Tag Archives: family meals

Savory Spicy Slow Cooker Moroccan Chicken

3 Aug

It is too hot for cooking, but the family’s gotta eat, so cook I must.

2015-07-31 11.40.23 slow cooker chickenSo I have employed the slow cooker; it makes for tasty and tender meals and doesn’t heat up the kitchen. Here is my interpretation of Moroccan Chicken; it was a big success with everyone in the house (the spiciness is pretty mild, just enough to keep things interesting) and took almost no effort on my part!

2015-07-31 11.40.51 slow cooker chickenSlow Cooker Moroccan Chicken

1 large onion, peeled and sliced into rounds (1-2 Cups)

2 medium carrots, peeled and sliced on the bias (1/2 inch slices, about 1 Cup)

3 large scallions, cleaned and sliced into rounds

Your preferred poultry seasoning or salt and pepper

1 4-5 lb whole chicken, cut into large pieces, or bone-in chicken parts, skin removed

1 Tbs cumin powder

1 Tbs oregano, dry

1 tsp harissa paste

1 8oz can of tomato puree (or Latin style tomato sauce with green pepper)

¼ Cup dry red wine

1 Tbs garlic, chopped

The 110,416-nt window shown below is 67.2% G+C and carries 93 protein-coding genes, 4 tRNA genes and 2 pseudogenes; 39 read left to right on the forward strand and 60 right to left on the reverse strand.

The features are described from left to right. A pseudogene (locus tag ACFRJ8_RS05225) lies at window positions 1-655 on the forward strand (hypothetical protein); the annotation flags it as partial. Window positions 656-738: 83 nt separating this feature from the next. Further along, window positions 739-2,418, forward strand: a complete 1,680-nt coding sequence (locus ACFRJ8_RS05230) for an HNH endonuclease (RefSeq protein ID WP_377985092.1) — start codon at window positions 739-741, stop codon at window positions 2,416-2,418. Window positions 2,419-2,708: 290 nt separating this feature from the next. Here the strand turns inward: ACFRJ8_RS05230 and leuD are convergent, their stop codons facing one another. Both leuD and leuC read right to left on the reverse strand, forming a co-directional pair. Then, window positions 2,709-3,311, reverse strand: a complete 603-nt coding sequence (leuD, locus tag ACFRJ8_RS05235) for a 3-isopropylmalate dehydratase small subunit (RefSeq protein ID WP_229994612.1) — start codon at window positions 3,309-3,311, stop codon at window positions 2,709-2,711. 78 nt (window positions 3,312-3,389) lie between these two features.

1-2 sprigs thyme

2 15oz cans chick peas, drained

Lay onion, carrots and scallions on the bottom of a large slow cooker. Season chicken pieces thoroughly and add to pot. Whisk together cumin, oregano, harissa, tomato puree, wine, and garlic and pour over chicken. Add thyme and chick peas. Cover slow cooker and cook on high for 3-4 hours, then finish on low for another hour or two. Serve with couscous or rice. May be frozen, but remove bones before freezing.


Juicy Herb-Roasted Chicken and Vegetables

3 Jan

I love a simple roast bird for a sit-down family meal. It looks so special, but is so easy to do and the vegetables are cooked right alongside the bird (getting all that juicy seasoned chicken stock as the bird releases it) and can be plunked as is on the table if you don’t want to put it on a platter, which means less clean-up. This is the dinner that cooks itself while you are doing other things, encourages family to linger around the table, and keeps on giving way after the meal is over.

2014-12-25 14.08.49 roast chickenIf there is leftover meat, you can make wonderful chicken salad that tastes so much richer than your average cooked chicken from the deli (I like it with sliced black olives and bits of sundried tomato). The carcass makes great stock too, simmered with a dozen peppercorns, a carrot and a celery stalk, a peeled onion and unpeeled garlic cloves sliced in half.

Here then, is a pretty basic version that is aromatized with herbs, spiked with citrus, and cooked relatively slowly for juicy tenderness.  There are as many variations as you have herbs in your arsenal; this is what I was in the mood for, but you could certainly substitute whatever seasonings grab your fancy. We had this one for a small family Christmas Day meal! Scroll down for links to more roast chicken recipes. Continue reading